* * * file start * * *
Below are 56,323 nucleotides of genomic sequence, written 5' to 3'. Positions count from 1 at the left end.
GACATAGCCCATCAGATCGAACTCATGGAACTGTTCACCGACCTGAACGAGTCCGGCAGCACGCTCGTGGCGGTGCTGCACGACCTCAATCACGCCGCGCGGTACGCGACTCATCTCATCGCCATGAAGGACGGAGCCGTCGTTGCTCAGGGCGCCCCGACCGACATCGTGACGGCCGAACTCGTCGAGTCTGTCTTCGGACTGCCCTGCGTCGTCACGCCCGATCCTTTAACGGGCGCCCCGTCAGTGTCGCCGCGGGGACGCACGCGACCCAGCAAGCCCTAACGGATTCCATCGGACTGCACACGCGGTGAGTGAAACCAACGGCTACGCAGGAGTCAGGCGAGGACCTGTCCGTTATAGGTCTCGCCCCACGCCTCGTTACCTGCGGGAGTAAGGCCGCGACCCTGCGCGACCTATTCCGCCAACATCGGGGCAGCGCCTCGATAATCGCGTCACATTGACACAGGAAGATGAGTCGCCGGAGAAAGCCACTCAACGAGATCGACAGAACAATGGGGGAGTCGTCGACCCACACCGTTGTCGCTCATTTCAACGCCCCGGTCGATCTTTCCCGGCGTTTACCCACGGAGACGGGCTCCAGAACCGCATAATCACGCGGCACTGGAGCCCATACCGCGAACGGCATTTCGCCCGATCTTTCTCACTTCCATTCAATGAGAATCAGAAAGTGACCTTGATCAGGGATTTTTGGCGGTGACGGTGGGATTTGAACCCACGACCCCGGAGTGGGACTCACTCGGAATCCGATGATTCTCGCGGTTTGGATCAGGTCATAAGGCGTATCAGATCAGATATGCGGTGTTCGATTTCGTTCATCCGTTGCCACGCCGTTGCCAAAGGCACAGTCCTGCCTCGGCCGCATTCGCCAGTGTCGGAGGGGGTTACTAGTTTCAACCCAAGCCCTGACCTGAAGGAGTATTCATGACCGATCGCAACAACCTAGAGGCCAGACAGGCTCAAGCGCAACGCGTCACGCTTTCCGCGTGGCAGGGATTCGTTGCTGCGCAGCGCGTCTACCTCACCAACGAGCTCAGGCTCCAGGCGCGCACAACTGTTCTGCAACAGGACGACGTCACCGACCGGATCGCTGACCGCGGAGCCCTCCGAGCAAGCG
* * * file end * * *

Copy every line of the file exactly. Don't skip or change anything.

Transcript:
Below are 56,323 nucleotides of genomic sequence, written 5' to 3'. Positions count from 1 at the left end.
GACATAGCCCATCAGATCGAACTCATGGAACTGTTCACCGACCTGAACGAGTCCGGCAGCACGCTCGTGGCGGTGCTGCACGACCTCAATCACGCCGCGCGGTACGCGACTCATCTCATCGCCATGAAGGACGGAGCCGTCGTTGCTCAGGGCGCCCCGACCGACATCGTGACGGCCGAACTCGTCGAGTCTGTCTTCGGACTGCCCTGCGTCGTCACGCCCGATCCTTTAACGGGCGCCCCGTCAGTGTCGCCGCGGGGACGCACGCGACCCAGCAAGCCCTAACGGATTCCATCGGACTGCACACGCGGTGAGTGAAACCAACGGCTACGCAGGAGTCAGGCGAGGACCTGTCCGTTATAGGTCTCGCCCCACGCCTCGTTACCTGCGGGAGTAAGGCCGCGACCCTGCGCGACCTATTCCGCCAACATCGGGGCAGCGCCTCGATAATCGCGTCACATTGACACAGGAAGATGAGTCGCCGGAGAAAGCCACTCAACGAGATCGACAGAACAATGGGGGAGTCGTCGACCCACACCGTTGTCGCTCATTTCAACGCCCCGGTCGATCTTTCCCGGCGTTTACCCACGGAGACGGGCTCCAGAACCGCATAATCACGCGGCACTGGAGCCCATACCGCGAACGGCATTTCGCCCGATCTTTCTCACTTCCATTCAATGAGAATCAGAAAGTGACCTTGATCAGGGATTTTTGGCGGTGACGGTGGGATTTGAACCCACGACCCCGGAGTGGGACTCACTCGGAATCCGATGATTCTCGCGGTTTGGATCAGGTCATAAGGCGTATCAGATCAGATATGCGGTGTTCGATTTCGTTCATCCGTTGCCACGCCGTTGCCAAAGGCACAGTCCTGCCTCGGCCGCATTCGCCAGTGTCGGAGGGGGTTACTAGTTTCAACCCAAGCCCTGACCTGAAGGAGTATTCATGACCGATCGCAACAACCTAGAGGCCAGACAGGCTCAAGCGCAACGCGTCACGCTTTCCGCGTGGCAGGGATTCGTTGCTGCGCAGCGCGTCTACCTCACCAACGAGCTCAGGCTCCAGGCGCGCACAACTGTTCTGCAACAGGACGACGTCACCGACCGGATCGCTGACCGCGGAGCCCTCCGAGCAAGCG